Interstate Transportation of Stolen Goods This offense is defined as the transportation in interstate or foreign commerce of any goods, wares, merchandise, securities, or money, knowing the same to have been stolen, converted, or taken by fraud.
1. Transportation This requirement is met very easily because interstate commerce has been expanded to such an extent that almost any distribution of anything is considered to be in interstate commerce.
Goods, Wares, or Money This element provides for the application of this statute only in regards to tangible personal property. Non-tangible things of value such as copyrights are not covered under this offense.
Known to be Stolen It must be shown that one knew or reasonably should have known that the goods were stolen. Goods are considered stolen if they are the object of another person’s theft.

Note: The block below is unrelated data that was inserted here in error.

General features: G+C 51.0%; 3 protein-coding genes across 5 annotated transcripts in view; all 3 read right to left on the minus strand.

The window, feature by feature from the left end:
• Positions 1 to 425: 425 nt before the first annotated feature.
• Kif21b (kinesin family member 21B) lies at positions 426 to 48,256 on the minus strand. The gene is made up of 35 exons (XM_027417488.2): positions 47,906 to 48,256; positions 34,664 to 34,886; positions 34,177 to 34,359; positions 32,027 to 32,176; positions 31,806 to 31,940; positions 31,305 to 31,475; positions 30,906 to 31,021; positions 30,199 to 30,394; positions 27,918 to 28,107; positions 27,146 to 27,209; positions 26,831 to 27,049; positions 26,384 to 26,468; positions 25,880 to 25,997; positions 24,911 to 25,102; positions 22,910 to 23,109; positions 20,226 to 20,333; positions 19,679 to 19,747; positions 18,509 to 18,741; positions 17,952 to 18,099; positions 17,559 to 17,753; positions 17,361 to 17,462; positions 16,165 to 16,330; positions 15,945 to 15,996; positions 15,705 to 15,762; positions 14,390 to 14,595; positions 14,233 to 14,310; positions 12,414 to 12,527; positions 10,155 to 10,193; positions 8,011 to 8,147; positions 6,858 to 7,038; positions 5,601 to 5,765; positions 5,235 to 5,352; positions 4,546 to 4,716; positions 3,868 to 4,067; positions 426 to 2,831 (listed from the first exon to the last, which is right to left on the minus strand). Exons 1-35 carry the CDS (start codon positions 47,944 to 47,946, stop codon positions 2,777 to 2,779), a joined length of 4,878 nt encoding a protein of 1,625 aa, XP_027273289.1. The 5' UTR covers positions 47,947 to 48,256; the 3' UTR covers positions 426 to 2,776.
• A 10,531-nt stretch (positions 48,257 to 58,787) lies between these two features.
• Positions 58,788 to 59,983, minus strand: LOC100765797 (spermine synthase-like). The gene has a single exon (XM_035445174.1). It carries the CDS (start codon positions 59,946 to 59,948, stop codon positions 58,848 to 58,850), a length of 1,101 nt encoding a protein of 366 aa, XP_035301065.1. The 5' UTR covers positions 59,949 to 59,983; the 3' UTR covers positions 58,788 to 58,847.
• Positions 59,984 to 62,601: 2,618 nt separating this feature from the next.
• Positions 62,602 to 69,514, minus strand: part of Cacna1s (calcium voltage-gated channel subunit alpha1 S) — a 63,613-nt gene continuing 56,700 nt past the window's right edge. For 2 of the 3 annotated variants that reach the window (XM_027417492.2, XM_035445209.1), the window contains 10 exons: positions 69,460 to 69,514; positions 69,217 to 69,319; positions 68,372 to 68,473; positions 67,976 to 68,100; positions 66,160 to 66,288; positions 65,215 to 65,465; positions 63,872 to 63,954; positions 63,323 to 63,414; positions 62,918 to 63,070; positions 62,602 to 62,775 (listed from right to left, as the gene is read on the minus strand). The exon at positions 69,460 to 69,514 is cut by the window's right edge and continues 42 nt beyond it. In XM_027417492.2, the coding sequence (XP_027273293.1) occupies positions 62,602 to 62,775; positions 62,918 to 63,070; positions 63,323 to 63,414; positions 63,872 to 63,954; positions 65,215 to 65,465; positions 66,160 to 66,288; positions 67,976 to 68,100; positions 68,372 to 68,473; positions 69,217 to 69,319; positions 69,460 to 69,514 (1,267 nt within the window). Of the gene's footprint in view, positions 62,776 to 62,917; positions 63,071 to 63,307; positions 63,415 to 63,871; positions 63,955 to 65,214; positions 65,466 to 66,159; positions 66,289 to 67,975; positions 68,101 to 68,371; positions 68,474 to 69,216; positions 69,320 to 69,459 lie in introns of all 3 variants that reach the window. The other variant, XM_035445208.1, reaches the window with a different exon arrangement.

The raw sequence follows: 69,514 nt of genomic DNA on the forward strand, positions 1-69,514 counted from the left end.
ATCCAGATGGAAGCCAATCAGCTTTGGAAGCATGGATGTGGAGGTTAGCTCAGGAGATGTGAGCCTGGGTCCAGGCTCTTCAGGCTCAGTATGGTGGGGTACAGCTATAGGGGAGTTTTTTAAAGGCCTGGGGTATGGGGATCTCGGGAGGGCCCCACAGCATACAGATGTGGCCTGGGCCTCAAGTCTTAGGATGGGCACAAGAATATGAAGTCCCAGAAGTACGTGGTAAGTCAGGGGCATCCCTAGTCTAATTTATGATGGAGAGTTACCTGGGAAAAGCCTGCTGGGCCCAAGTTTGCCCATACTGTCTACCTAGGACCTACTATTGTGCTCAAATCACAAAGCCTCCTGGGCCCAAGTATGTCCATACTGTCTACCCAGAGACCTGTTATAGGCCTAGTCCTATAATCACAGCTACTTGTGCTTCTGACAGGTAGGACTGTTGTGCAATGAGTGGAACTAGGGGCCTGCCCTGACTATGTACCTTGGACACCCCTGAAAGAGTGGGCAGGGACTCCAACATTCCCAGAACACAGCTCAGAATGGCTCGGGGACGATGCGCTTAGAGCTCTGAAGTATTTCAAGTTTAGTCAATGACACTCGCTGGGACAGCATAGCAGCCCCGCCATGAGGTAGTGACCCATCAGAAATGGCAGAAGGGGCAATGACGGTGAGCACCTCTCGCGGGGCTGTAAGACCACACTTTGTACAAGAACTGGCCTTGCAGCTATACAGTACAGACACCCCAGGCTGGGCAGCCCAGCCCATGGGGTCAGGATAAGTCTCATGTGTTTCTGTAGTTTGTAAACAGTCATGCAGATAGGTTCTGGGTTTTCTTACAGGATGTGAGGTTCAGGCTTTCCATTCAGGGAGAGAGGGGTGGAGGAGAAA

B. Wire and Mail Fraud These offenses are committed through the transmission by wire or mail of false pretenses in furtherance of any scheme to defraud or obtain property for one’s own enrichment. Another feature of this offense is that the scheme does not necessarily have to work and acquisition of property is not required.
Transmission by Wire or Mail This element has evolved into one of form only. Most courts only require a formal declaration that either phones or the mail was used by the accused in commission of the scheme. Some courts do not require any evidence at all as to their use.
See, Ch. 9, III.